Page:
College coaches are looking for leadership. They cannot afford to invest time, money, and effort into players that need to be dragged across the finish line. Who doesn't know someone who is more successful than others merely because of their ability to talk? I had a boss once who picked his nose and ate the boogers. I was shy and he was loquacious, he kissed ass to be truthful, but that's a form of talking.
I was a very well read, intelligent young man, but the people around me didn't know it because I never talked. Players need to understand the correlation between success and ability to communicate what they know. Talking also forces them to articulate what comes out of their mouth and that is an important factor too.
Author Daniel Coyle's book The Talent Code describes the importance of figuring game situations out by learning from mistakes. He describes the process of myelination where the connections in our nervous system are coated with a milky white substance that guards against energy loss and makes the communication between our brain and muscles more efficient. Figuring out your needs on a court and then quickly determining how to communicate those needs is a great skill that not only makes you smarter but improves your physical response time. Modern coaches need to devise more drills that allow their players to be placed into game-type situations where they have to recognize not only what what their individual response needs to be, but also how to let their teammates know what they need to do to help, and all in a timely fashion. This also enhances their teammate's ability to 'listen', another skill which is almost universally ignored when teaching players to talk.
Lastly, the most important reason players need to learn communicate could almost be said to be the best excuse in not 'communicating' while playing; it's pretty damn hard to do sometimes. A lot of well-intentioned players simply give-up on the task because of the difficulty involved in things like defending a dribbler. I raised this point one time in another blog post about resolving contradictions, such as how to best help and recover against the offenses that place their shooters in the corners and dare you to stop the top penetration. The philosopher Alfred North Whitehead said it like this, "In formal logic, a contradiction is the signal of defeat, but in the evolution of real knowledge it marks the first step in progress toward a victory." In other words, the ability to resolve such contradictions to the best of your ability leads to the acquisition of 'real' or more meaningful knowledge and skill. Placing players in what could reasonably be called no-win situations and teaching them to how to 'best' accomplish the task, makes the player mentally stronger and a lot less likely to be overcome with frustration, and therefore, less decisive when the optimal response demands a quick decision. Things they might learn from such exercise include when to talk and when not to talk, how to use non-verbal cues to enhance communication, and using encouragement and praise to promote teamwork.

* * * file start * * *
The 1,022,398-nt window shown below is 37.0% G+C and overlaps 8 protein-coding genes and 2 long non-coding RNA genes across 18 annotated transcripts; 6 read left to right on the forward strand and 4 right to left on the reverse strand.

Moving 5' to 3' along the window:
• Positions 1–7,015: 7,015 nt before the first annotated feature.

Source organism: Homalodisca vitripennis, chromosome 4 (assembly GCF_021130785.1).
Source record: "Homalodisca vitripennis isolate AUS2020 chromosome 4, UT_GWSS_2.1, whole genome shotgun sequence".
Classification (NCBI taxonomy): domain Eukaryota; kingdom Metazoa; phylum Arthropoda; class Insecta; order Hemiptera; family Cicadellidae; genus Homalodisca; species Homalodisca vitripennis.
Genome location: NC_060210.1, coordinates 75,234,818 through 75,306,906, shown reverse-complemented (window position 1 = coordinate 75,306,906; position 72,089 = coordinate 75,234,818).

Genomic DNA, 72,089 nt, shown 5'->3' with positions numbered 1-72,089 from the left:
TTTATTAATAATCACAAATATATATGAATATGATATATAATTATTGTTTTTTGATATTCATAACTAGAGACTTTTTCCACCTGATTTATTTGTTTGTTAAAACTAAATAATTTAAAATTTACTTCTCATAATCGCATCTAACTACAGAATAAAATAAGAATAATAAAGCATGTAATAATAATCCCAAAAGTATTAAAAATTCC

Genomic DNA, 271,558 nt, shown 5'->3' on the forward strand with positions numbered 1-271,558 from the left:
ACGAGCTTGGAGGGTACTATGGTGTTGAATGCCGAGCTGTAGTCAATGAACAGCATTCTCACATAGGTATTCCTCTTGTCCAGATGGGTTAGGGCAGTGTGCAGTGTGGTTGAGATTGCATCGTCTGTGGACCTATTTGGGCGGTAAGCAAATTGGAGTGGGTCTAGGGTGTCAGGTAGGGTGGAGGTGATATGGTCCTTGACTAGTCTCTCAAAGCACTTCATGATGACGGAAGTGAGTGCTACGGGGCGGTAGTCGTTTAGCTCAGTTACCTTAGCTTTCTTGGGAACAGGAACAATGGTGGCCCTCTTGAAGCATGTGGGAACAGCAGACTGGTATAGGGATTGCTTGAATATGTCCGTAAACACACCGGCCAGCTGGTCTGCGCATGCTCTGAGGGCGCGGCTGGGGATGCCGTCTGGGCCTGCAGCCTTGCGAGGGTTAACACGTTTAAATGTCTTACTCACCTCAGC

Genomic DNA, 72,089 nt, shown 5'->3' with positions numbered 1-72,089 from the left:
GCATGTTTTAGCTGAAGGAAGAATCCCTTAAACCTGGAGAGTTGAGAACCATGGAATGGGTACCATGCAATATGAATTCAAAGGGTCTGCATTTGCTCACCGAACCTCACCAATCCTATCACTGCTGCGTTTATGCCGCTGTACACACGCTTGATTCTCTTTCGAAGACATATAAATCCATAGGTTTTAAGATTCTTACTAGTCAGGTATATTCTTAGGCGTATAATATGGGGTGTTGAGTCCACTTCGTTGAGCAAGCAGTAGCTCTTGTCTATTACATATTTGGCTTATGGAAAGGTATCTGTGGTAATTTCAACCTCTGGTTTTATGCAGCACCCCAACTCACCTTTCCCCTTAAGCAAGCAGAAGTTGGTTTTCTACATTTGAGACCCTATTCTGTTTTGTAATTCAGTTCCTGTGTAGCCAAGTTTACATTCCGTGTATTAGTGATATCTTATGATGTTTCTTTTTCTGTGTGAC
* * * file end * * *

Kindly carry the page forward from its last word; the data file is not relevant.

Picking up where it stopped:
I feel cheated when I look back in time and see all the lies I was fed by some of our leaders and the media, such as, "Don't trust anyone over thirty." The way I figure, thirty trips around the sun, is just about the beginning of when someone should start noticing patterns and shit. It was a stupid thing to say, maybe the stupidest. But looking around me now, I can see it took hold, and our society is in jeopardy because of it. Our kids need to learn to listen more to the people who will tell them things that will genuinely help them to deal with the vicissitudes of living, and one of the most important things they can learn is the value of being able to communicate, on the court and off.